It’s not like we didn’t see this coming. For months now it’s been common knowledge that SPEED Channel was going to become Fox Sports 1. It would be the opening volley of an attempt to break the domination of America’s premier sporting network, ESPN. Founded in 1979, the Entertainment and Sports Programming Network has become the gold standard for sports news and coverage. However, Fox was going to streamline its resources and set themselves up as a serious challenger to “the Mother Ship” as Dan Patrick calls it. With contracts to air baseball, (American) football, soccer (football), UFC, NASCAR and sports car racing among others, they certainly had the goods but where to start? So that’s how SPEED is now Fox Sports 1, Fuel TV is now Fox Sports 2 – but why are fans crying?
Races are still being broadcast on either Fox Sports 1 or 2. The Grand-Am Rolex Sports Car Series race in Kansas aired live on Fox Sports 2 (according to RACER) and on a delayed Fox Sports 1 broadcast the next day. It was announced that there will be a five-year deal to air the Unified Sports Car Racing (USCR) series starting in 2014. There we thought that the only thing we were losing this year was the American Le Mans Series (ALMS). However, it looks like every single car-related show that called SPEED Channel their home is gone. The only survivors are NASCAR Race Hub, NASCAR Race Day and NASCAR Victory Lane. (You see what’s going on?)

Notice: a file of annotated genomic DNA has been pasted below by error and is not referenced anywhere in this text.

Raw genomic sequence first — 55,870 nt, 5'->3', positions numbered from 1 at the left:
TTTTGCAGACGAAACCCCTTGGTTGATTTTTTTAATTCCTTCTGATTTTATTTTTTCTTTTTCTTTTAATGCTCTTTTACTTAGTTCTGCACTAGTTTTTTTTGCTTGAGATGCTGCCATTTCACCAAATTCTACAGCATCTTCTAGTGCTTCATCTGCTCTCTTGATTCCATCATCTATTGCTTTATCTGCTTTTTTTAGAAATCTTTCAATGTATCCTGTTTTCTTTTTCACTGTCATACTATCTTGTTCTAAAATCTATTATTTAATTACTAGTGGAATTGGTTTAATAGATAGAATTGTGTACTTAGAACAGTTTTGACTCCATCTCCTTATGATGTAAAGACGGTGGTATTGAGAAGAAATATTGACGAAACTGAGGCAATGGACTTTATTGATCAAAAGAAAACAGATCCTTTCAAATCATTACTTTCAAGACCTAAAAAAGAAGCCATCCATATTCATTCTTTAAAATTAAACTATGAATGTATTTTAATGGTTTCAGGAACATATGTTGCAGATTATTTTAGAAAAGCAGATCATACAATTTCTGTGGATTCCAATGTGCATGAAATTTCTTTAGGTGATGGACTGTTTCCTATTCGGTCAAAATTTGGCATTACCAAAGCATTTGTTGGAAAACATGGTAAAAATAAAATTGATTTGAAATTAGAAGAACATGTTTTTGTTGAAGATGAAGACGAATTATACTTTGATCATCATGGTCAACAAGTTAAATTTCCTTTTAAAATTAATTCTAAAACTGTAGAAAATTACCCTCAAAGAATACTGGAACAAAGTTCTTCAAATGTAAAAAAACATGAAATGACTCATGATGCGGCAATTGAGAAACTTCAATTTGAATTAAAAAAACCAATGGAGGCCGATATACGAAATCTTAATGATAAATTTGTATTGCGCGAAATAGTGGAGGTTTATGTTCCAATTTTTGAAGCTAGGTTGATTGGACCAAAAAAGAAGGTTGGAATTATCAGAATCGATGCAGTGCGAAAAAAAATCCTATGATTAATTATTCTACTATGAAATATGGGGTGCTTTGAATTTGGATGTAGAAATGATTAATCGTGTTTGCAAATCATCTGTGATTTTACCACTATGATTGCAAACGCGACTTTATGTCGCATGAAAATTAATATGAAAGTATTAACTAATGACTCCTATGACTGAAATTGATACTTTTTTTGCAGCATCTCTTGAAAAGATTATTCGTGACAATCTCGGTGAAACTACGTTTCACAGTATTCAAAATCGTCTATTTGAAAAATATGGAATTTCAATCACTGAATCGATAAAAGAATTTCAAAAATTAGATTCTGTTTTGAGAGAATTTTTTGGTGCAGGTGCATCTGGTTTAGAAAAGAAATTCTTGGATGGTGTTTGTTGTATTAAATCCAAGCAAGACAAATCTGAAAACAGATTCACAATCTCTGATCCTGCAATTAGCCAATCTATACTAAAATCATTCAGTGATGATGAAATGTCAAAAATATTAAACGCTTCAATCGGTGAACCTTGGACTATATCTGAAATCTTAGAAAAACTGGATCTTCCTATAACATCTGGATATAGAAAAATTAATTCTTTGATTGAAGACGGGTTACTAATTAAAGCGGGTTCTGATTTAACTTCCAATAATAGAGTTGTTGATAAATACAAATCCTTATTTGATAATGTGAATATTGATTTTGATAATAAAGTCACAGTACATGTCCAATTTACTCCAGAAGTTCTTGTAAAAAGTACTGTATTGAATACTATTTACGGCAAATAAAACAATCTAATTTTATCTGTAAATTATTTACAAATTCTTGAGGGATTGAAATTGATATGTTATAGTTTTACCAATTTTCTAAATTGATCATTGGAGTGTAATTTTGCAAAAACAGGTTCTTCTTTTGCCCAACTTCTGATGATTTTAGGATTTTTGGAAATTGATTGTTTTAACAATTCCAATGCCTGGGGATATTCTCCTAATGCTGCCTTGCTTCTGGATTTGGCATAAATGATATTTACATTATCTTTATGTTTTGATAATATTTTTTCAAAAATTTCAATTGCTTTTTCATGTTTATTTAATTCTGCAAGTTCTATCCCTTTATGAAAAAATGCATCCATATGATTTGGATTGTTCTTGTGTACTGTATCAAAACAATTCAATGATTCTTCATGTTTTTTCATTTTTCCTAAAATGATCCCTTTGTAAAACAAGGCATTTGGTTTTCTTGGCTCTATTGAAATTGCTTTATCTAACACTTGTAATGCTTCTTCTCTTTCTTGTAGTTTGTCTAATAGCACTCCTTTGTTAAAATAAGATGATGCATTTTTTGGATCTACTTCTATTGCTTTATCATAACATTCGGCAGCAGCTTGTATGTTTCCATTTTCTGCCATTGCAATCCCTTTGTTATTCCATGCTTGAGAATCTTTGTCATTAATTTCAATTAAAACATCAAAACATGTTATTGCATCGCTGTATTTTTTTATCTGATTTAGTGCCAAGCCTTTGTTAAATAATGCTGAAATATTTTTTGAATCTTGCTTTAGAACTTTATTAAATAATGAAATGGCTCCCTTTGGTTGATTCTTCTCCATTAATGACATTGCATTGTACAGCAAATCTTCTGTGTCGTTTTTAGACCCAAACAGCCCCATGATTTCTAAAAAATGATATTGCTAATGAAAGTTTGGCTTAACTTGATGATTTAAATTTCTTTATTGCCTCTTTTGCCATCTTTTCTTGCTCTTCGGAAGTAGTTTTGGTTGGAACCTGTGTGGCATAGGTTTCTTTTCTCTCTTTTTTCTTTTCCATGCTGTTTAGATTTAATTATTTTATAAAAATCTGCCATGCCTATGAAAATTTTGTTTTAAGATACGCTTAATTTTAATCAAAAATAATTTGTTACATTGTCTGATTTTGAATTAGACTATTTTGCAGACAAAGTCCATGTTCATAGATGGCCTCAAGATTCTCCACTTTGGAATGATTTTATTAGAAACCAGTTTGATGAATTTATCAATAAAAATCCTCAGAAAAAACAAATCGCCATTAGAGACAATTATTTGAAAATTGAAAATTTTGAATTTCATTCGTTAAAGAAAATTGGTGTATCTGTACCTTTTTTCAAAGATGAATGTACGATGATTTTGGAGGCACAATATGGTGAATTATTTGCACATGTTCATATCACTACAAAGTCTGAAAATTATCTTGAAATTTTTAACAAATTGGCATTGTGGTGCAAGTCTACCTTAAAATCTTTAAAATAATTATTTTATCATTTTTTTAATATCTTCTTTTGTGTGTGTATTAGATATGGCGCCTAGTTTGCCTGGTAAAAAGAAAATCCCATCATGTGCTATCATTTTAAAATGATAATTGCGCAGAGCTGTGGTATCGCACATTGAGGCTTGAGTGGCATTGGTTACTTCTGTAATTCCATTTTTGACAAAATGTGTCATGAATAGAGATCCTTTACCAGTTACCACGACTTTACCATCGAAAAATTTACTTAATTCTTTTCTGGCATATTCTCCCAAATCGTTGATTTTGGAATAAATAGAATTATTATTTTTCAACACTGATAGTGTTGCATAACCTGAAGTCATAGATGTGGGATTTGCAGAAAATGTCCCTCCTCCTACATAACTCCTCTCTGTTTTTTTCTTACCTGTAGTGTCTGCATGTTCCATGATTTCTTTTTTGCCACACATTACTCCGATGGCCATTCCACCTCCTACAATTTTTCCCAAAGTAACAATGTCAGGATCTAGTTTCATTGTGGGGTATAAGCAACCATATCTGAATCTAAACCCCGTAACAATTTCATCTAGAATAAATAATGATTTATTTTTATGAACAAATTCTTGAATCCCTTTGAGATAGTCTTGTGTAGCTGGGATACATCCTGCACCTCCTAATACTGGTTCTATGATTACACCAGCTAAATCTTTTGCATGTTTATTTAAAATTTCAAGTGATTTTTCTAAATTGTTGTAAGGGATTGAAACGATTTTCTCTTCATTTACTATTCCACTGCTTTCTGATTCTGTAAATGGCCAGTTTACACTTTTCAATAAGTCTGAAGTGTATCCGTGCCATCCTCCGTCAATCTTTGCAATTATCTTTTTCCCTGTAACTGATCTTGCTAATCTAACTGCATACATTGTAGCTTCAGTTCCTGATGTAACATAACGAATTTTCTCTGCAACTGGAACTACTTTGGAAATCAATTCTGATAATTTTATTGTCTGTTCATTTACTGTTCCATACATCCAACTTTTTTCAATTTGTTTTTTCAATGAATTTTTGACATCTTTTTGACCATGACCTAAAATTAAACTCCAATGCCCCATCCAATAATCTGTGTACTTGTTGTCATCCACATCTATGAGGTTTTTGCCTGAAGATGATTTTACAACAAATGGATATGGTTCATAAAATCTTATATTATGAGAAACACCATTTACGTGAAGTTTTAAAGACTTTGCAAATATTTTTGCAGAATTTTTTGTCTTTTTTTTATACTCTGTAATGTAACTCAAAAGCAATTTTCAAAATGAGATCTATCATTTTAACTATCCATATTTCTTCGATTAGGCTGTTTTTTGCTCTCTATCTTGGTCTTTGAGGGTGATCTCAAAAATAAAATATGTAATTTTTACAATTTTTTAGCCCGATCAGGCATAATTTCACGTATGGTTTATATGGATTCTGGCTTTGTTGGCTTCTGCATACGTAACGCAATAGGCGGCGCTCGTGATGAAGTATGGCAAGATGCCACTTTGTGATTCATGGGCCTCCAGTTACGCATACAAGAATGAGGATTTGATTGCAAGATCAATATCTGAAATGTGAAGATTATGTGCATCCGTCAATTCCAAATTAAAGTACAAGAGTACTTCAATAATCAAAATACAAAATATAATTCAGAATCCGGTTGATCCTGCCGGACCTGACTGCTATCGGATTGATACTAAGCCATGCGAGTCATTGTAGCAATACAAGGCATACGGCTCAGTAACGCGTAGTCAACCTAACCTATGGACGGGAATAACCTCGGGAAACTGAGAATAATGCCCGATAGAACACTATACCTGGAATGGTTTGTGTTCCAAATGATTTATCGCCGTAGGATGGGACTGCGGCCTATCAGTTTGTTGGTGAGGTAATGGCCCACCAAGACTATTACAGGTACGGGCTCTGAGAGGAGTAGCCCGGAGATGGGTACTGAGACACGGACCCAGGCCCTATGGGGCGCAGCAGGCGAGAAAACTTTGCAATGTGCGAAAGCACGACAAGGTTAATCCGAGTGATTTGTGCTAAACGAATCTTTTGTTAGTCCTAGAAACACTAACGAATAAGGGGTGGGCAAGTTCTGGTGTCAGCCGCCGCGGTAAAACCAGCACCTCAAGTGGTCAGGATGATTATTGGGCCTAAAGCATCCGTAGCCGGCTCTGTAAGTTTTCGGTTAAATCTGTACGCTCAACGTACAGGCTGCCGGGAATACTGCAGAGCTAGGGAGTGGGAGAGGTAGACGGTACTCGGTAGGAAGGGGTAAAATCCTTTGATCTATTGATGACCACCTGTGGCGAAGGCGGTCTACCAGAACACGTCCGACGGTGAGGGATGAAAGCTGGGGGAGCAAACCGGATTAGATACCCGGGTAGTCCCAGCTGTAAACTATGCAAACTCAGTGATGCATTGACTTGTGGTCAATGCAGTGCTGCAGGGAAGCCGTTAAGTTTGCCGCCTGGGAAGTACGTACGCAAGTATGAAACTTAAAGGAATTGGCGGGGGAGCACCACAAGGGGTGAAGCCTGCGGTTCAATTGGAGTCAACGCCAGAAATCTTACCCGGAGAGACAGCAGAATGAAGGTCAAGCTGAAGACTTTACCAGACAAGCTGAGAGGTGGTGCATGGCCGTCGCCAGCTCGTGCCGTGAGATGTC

Personally I’m not sorry to see RU You Faster Than a Redneck? shuffled off this mortal coil; but the loss of SPEED Center is palpable. Unlike all the other news shows on sports networks, only SPEED Center focused on racing. It was also clear that its presenter, Adam Alexander and the on-screen team genuinely love racing. Whether they were talking about NASCAR, World Rally Championship (WRC), IndyCar, Formula 1, TORC, Sprint Car, Sports Cars, MotoGP, MotoCross or Pikes Peak; every race was well-covered within the time allowed. I’d even hazard a guess that they probably had a hard time keeping it under an hour. SPEED Center also had current race car drivers serve as analysts. Sam Hornish Jr. and James Hinchcliffe, were both part of the final episode, while the latter had his own segment following IndyCar races. For the most part, they were able to give honest insights without getting into too much hot water with their bosses and/or sponsors, as far as we know.
When news hit that SPEED Center was getting cancelled, Alexander was asked via Twitter about his future with Fox Sports 1. I couldn’t have been the only one who blinked when he responded that he was going be calling college football. Wait, if he’s not covering non-NASCAR racing then who? According to the promo for Fox Sports 1’s signature program (directly competing against ESPN’s Sportscenter), Fox Sports Live – nobody. Oh wait no, former NFL player, Ephraim Salaam said that he’s a NASCAR fan. Too bad for the rest of motorsports, eh?